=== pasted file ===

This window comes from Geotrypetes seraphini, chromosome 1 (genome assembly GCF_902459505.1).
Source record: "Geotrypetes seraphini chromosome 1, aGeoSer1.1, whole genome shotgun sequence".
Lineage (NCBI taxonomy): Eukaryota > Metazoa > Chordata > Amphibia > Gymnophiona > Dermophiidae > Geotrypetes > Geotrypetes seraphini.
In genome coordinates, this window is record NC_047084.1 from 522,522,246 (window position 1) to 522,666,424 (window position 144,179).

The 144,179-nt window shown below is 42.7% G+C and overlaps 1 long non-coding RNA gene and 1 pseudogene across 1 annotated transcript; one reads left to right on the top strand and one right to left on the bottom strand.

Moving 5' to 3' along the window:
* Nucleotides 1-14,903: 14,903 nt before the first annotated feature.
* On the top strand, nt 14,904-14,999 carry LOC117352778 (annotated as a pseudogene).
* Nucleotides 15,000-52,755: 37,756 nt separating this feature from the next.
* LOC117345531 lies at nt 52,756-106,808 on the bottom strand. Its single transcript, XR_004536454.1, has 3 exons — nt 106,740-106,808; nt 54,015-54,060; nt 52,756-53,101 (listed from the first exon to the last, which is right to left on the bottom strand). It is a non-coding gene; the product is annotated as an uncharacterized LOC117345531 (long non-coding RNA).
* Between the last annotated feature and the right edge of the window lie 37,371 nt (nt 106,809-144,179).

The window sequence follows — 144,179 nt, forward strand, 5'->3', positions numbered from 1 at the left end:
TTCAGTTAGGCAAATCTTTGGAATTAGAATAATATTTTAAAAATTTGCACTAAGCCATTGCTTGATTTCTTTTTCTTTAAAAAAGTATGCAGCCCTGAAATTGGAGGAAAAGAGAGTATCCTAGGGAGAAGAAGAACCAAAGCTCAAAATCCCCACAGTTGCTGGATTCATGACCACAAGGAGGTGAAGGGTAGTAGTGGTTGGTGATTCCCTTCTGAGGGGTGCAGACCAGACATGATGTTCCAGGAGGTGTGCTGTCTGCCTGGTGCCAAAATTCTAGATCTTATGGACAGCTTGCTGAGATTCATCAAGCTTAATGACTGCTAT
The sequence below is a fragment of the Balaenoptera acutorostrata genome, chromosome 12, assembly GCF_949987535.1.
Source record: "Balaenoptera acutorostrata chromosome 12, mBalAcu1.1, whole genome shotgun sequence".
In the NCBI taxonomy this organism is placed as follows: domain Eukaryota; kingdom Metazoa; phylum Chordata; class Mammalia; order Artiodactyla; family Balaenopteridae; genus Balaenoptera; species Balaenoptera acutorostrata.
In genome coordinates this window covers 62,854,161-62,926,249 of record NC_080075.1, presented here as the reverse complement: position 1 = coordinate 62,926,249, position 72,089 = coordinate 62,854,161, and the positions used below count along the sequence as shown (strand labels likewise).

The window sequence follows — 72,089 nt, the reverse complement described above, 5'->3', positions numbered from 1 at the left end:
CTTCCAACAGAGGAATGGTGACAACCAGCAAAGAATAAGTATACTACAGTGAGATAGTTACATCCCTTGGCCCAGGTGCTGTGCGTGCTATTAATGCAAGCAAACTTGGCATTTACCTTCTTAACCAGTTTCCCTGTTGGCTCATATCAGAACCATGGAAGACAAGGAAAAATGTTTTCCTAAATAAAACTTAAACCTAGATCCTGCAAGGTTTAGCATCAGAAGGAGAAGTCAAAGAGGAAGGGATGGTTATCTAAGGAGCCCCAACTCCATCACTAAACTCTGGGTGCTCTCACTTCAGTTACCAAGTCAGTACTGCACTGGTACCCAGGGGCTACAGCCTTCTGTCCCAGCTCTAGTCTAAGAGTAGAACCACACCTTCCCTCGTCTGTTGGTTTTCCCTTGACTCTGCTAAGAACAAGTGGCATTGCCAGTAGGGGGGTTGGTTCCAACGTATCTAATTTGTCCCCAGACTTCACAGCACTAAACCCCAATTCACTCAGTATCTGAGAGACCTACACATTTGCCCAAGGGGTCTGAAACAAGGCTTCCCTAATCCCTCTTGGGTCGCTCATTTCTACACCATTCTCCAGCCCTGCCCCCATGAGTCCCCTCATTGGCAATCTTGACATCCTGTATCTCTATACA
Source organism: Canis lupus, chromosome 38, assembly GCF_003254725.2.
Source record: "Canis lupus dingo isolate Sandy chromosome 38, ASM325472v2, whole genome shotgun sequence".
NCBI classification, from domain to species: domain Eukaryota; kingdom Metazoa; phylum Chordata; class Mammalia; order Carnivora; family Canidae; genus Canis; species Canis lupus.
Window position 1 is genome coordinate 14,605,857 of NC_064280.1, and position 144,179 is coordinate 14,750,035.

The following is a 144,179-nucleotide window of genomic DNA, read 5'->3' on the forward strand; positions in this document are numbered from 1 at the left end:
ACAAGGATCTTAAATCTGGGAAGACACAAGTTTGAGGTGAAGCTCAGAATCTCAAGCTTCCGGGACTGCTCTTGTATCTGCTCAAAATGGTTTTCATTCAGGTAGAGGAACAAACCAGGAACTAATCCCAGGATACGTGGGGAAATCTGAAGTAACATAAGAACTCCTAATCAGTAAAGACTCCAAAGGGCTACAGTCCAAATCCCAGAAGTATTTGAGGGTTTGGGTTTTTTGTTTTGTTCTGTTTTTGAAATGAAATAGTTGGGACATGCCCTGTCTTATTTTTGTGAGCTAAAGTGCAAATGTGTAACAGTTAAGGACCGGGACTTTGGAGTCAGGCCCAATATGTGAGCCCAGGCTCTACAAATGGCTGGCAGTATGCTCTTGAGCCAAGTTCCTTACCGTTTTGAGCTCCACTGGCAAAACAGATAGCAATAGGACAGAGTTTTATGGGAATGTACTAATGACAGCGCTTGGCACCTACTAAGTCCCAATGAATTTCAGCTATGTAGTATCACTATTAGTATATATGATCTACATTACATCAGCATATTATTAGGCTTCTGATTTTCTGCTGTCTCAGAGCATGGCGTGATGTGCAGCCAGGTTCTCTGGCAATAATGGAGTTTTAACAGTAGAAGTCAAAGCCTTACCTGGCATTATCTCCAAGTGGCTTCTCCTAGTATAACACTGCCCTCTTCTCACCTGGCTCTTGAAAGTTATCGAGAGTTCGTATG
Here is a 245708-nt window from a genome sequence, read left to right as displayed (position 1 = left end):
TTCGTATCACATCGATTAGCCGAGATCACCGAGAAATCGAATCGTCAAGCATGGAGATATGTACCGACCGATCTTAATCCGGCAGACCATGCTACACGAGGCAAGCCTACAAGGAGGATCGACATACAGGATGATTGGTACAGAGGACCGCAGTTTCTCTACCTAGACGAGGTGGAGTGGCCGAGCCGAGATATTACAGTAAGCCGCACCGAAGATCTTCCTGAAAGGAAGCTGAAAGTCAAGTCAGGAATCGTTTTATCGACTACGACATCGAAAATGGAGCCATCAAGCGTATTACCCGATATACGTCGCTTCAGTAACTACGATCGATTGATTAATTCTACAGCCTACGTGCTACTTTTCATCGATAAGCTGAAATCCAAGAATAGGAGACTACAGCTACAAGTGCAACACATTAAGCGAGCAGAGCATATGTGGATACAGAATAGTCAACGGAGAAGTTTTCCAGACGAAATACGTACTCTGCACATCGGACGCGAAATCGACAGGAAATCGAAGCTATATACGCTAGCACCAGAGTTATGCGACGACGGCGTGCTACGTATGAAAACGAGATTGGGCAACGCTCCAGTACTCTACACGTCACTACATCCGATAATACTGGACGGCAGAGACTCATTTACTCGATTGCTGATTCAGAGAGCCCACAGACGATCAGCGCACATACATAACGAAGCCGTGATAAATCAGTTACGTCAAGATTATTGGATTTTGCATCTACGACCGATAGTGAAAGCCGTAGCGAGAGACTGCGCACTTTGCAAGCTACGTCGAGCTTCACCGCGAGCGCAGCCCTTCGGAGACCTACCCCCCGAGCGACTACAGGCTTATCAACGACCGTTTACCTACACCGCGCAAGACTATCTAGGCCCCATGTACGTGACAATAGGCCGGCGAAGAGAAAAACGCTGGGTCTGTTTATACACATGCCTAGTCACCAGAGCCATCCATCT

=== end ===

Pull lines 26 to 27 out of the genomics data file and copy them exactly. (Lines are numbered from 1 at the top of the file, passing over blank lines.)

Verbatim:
Here is a 245708-nt window from a genome sequence, read left to right as displayed (position 1 = left end):
TTCGTATCACATCGATTAGCCGAGATCACCGAGAAATCGAATCGTCAAGCATGGAGATATGTACCGACCGATCTTAATCCGGCAGACCATGCTACACGAGGCAAGCCTACAAGGAGGATCGACATACAGGATGATTGGTACAGAGGACCGCAGTTTCTCTACCTAGACGAGGTGGAGTGGCCGAGCCGAGATATTACAGTAAGCCGCACCGAAGATCTTCCTGAAAGGAAGCTGAAAGTCAAGTCAGGAATCGTTTTATCGACTACGACATCGAAAATGGAGCCATCAAGCGTATTACCCGATATACGTCGCTTCAGTAACTACGATCGATTGATTAATTCTACAGCCTACGTGCTACTTTTCATCGATAAGCTGAAATCCAAGAATAGGAGACTACAGCTACAAGTGCAACACATTAAGCGAGCAGAGCATATGTGGATACAGAATAGTCAACGGAGAAGTTTTCCAGACGAAATACGTACTCTGCACATCGGACGCGAAATCGACAGGAAATCGAAGCTATATACGCTAGCACCAGAGTTATGCGACGACGGCGTGCTACGTATGAAAACGAGATTGGGCAACGCTCCAGTACTCTACACGTCACTACATCCGATAATACTGGACGGCAGAGACTCATTTACTCGATTGCTGATTCAGAGAGCCCACAGACGATCAGCGCACATACATAACGAAGCCGTGATAAATCAGTTACGTCAAGATTATTGGATTTTGCATCTACGACCGATAGTGAAAGCCGTAGCGAGAGACTGCGCACTTTGCAAGCTACGTCGAGCTTCACCGCGAGCGCAGCCCTTCGGAGACCTACCCCCCGAGCGACTACAGGCTTATCAACGACCGTTTACCTACACCGCGCAAGACTATCTAGGCCCCATGTACGTGACAATAGGCCGGCGAAGAGAAAAACGCTGGGTCTGTTTATACACATGCCTAGTCACCAGAGCCATCCATCT